(CNN) -- "Hoylake, blown upon by mighty winds, breeder of mighty champions." -- Bernard Darwin (1876-1961 - golf writer and grandson of British naturalist Charles Darwin)
In 1930, in a small corner of England's green and pleasant land, the idea for one of golf's most desirable accoutrements was born.
The champion golfer of the age -- American Bobby Jones -- won that year's British Open at Hoylake, near the city of Liverpool, as the second leg of an unprecedented grand slam of championships.
But before he would tame the winds of the Wirral Peninsula, and go on to win all four major titles on offer in a single season, Jones was invited to a players' reception at the club.
And it was this soiree that would sow the idea for Augusta's legendary green jacket, awarded to the winner of The Masters.
"The story goes that Jones was sitting next to a chap called Kenneth Stoker, who was captain of the club the year before," Hoylake club historian Joe Pinnington told CNN.
"All the captains were wearing their formal kit -- the red coats that we have.
"Jones asked about it, was fascinated by it, and eventually Stoker said to him: 'Now look here Mr. Jones, if you win the tournament this week I'll give you my coat.'
"Of course Jones won and he got the coat."
Atlanta-born Jones was afforded a ticker-tape parade in New York when he returned in early July with the British Open and British Amateur titles tucked away in his locker, along with that red blazer from Hoylake.
He was the champion of a nation at a time when sport helped the American public escape the stench of poverty and despair in the wake of the Great Depression.
But his mission was only half completed.
Triumphs at the U.S. Open and the U.S. Amateur would follow, causing the New York Times to label Jones' achievement "the most triumphant journey that any man ever traveled in sport."
Having completed what was known as "the impregnable quadrilateral" at the tender age of 28, he promptly retired, exhausted from his feats, plunging a nation and a sport into mourning.
His next project was Augusta National, a place for him to play with his pals away from the spotlight, a course that would stage the first incarnation of The Masters in 1934.
Three years later Augusta members started wearing green jackets to make themselves identifiable to patrons, and in 1949 it was decided that year's victor, and all the previous champions, would be issued with their own version too.
"It's a wonderful link for our golf club to have and the Masters is one of golf's great events," Pinnington says.
"That red jacket is now at Jones' home course -- the Atlanta Athletic Club -- in a part of their museum which is called the Hoylake Room.
"We have a wonderful reciprocation with their club, a lot of their members are members at Hoylake and we have four or five who are members there."
Jones headed for Hoylake having secured the first leg of his historic quadruple at the home of golf -- St. Andrew's in Scotland -- the week before.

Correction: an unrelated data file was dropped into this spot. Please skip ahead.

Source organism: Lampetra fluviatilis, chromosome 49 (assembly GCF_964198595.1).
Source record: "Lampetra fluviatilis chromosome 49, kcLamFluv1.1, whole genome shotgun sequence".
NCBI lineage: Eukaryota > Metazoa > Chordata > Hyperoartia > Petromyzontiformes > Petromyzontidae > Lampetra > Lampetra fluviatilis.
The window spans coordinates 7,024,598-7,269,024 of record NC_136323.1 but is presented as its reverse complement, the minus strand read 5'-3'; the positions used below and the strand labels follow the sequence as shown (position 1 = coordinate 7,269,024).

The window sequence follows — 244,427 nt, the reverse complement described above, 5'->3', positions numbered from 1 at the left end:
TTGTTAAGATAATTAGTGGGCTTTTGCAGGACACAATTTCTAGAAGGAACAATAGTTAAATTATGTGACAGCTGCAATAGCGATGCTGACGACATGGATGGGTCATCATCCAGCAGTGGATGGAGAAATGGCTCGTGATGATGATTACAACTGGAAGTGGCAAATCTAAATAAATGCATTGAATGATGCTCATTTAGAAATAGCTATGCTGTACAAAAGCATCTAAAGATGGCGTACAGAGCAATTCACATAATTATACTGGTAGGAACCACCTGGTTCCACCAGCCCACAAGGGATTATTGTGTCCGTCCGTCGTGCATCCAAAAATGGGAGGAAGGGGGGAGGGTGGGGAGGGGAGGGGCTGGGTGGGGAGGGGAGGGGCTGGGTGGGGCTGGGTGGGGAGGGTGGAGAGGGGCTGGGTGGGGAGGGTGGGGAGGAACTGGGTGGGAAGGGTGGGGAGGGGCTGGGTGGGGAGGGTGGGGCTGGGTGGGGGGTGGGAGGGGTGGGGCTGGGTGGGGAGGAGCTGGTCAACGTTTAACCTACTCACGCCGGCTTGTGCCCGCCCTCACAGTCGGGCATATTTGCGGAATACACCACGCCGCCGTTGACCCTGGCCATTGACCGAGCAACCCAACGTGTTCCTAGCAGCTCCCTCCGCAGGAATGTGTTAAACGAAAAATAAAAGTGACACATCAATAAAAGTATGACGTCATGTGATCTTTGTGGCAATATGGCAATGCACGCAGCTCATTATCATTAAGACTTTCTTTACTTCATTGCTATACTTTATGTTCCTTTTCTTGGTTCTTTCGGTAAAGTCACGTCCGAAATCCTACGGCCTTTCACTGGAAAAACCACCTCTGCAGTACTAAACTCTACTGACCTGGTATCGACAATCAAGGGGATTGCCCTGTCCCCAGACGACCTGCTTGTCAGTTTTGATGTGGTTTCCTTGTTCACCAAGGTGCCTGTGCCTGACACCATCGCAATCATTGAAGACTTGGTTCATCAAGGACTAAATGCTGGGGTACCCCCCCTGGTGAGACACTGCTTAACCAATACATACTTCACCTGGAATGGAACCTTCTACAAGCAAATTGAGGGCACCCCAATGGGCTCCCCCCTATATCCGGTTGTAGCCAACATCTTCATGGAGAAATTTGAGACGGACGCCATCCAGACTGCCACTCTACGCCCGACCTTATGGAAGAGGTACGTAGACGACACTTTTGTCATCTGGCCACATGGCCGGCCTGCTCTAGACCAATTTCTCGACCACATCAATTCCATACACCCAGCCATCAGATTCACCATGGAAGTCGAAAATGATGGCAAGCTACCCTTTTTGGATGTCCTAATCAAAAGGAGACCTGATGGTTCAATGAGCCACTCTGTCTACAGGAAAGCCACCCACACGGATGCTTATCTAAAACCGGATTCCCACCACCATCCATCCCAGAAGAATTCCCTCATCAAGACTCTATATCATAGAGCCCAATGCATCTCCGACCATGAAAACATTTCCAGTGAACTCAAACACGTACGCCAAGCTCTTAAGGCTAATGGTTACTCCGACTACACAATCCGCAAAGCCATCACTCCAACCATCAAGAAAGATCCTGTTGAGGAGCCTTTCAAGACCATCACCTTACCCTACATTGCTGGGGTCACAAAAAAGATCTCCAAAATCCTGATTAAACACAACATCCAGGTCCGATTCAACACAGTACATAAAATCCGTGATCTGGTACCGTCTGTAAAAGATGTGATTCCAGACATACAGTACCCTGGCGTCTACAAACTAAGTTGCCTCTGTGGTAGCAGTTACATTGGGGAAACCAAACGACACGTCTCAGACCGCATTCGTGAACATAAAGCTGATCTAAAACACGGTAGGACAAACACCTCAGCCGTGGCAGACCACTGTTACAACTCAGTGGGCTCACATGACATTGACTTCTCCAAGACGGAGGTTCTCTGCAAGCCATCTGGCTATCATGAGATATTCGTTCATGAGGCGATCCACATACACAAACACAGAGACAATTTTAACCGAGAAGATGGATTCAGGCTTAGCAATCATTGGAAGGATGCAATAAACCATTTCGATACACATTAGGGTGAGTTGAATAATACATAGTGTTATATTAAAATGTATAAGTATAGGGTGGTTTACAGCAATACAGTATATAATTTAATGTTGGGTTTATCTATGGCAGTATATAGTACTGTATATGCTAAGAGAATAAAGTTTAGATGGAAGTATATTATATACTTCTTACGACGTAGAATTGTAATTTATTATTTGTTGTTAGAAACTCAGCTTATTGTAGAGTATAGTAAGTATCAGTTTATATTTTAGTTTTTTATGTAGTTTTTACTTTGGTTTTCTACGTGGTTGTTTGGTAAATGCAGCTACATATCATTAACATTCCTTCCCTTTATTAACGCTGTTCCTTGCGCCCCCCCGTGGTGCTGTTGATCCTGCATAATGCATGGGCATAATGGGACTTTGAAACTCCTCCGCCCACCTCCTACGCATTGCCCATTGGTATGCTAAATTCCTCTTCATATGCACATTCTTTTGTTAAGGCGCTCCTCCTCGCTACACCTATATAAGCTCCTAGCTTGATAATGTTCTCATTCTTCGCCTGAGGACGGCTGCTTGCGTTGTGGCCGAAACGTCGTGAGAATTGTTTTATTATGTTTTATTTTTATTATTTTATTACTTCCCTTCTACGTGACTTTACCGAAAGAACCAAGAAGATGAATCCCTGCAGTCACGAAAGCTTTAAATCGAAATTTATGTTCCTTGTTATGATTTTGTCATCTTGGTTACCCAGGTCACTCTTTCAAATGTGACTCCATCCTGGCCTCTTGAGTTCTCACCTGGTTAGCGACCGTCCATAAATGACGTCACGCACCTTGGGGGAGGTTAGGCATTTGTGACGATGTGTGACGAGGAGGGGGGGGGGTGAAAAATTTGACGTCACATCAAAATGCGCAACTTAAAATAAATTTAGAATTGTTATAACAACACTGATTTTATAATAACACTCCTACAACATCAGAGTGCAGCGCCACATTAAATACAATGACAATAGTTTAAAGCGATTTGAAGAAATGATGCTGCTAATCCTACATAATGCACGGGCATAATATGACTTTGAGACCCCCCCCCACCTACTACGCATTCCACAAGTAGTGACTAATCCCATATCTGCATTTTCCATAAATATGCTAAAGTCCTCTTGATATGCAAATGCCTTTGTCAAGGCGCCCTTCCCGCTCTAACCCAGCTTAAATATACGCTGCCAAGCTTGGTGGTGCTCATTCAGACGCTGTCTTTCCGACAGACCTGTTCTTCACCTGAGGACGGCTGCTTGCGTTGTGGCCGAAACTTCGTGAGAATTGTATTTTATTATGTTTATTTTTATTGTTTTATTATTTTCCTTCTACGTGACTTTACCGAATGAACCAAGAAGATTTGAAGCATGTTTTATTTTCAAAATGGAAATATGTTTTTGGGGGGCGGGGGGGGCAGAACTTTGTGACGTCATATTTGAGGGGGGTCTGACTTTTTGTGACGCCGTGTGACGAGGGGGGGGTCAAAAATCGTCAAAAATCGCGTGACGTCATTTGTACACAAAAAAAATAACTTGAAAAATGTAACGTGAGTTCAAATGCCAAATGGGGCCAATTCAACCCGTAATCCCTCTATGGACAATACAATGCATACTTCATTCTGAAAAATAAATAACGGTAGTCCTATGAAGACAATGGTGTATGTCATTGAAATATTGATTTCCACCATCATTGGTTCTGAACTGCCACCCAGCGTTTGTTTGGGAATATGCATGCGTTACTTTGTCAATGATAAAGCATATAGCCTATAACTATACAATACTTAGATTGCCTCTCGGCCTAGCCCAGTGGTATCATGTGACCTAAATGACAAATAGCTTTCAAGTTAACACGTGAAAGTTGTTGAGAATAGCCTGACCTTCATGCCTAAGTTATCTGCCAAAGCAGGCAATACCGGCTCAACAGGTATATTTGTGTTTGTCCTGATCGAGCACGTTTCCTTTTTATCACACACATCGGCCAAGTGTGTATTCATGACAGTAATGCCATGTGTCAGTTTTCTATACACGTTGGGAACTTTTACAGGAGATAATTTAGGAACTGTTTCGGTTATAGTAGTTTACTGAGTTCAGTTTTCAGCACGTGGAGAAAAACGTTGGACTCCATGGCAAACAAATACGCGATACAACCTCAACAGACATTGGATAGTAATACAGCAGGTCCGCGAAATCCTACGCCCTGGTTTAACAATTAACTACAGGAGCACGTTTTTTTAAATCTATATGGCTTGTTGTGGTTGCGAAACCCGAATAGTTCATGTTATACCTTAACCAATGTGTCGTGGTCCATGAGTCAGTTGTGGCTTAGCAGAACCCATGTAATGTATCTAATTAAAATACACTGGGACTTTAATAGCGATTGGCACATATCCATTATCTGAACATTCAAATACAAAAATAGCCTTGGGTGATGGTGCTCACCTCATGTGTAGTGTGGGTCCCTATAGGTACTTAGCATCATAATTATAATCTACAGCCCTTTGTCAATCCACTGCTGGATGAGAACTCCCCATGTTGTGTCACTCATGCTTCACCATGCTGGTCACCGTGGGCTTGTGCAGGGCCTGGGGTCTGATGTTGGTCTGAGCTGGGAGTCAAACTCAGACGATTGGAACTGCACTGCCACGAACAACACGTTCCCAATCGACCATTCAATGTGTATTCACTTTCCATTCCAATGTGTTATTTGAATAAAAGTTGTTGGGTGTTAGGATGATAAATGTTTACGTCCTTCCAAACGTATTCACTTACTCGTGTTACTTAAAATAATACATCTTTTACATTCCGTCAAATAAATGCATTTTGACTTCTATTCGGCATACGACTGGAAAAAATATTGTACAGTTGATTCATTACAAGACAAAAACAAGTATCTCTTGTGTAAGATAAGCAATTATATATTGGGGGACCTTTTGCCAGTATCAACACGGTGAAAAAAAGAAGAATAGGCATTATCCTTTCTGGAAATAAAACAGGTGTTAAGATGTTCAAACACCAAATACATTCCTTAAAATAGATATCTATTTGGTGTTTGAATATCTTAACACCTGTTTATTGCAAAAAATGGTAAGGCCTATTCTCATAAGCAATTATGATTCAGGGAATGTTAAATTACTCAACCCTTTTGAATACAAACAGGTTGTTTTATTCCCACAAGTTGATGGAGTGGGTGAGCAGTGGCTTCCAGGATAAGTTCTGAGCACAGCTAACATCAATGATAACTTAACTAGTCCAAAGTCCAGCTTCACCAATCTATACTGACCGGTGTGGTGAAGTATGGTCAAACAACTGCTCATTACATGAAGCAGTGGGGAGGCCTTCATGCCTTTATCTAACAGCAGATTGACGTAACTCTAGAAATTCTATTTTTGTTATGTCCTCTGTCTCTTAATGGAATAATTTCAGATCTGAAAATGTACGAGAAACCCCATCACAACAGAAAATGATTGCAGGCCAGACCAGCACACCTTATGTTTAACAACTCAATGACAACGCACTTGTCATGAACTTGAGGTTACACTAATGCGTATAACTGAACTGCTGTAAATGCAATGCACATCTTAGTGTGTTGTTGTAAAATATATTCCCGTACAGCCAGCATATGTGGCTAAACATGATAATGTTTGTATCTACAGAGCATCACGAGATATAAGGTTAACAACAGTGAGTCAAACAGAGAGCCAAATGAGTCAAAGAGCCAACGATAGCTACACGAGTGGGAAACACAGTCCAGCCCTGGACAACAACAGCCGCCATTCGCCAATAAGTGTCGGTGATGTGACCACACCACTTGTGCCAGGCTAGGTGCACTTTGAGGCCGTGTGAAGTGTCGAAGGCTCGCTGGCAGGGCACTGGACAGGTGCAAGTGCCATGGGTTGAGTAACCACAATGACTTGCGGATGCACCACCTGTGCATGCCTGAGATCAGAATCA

That made him a nine-time major champion and one of the most talked-about sportsmen of the day.
Unsurprisingly, his arrival at Royal Liverpool Golf Club was headline news.
"Jones was at the height of his fame when he came to Hoylake," explains Pinnington, a former club captain. "He'd eclipsed Walter Hagen and he was a phenomenal man who won 11 majors in total.
"Amateur golf was followed very closely in those days because professionals were not really socially acceptable. In 1930, they weren't allowed through the front door of clubhouses.
"Jones came at a time when magazines likes Vanity Fair and Country Life as well as The Times and The Telegraph newspapers covered golf.
"For the first time sport was on the front pages and Jones was the hero of everybody.
"He was a magnetic sort of bloke. A good-looking man with a beautiful golf swing and a wonderful temperament, very different to the bad-tempered man who arrived in 1921."
Jones had smoothed out his irascible constitution, the most famous eruption of which saw him pick up his ball and withdraw from the 1921 British Open at St. Andrew's after a disastrous start.
But though he exuded a confident air during the course of his four rounds in two days at Hoylake, he grappled desperately to combat the stress that plagued him on the inside.
"He fell apart during these championships because the nerves were overwhelming," Pinnington says.
"He hardly ate -- he had a bit of toast and maybe a whiskey and water at the end of the day. He was in a right old ragged state.
"Although he looked totally supreme on the outside he was a complete wreck on the inside. There were a couple of British guys in contention but Jones ground out the last round to win by two from another American, Leo Diegel, and Macdonald Smith, from Scotland.
"It was a key part in his grand slam and we are amazingly lucky to have someone like that in our history at Hoylake."
The links between Hoylake and one of its most illustrious champions don't end there.
Jones' ill health meant he had to decline an offer to return for the club's centenary celebrations in 1969, but contained within his correspondence was another accolade.
He noted that his first competitive round in Britain came at Hoylake, during the inaugural international match between the United Kingdom and the United States in 1921, as did his last -- the 1930 Open.
Jones was made an honorary member in the wake of his latter triumph -- his third, having also won the Open at Royal Lytham and St. Anne's in 1926 and at St. Andrew's the following year.
It gave Hoylake a unique hat-trick -- the only other amateur golfers to have won prestigious tournament (John Ball in 1890 and Harold Hilton in 1892 and 1897) were also Royal Liverpool members.
Jones died in in 1971, aged 69, but a corner of Hoylake's clubhouse is devoted to his feat and ensures his legacy lives on.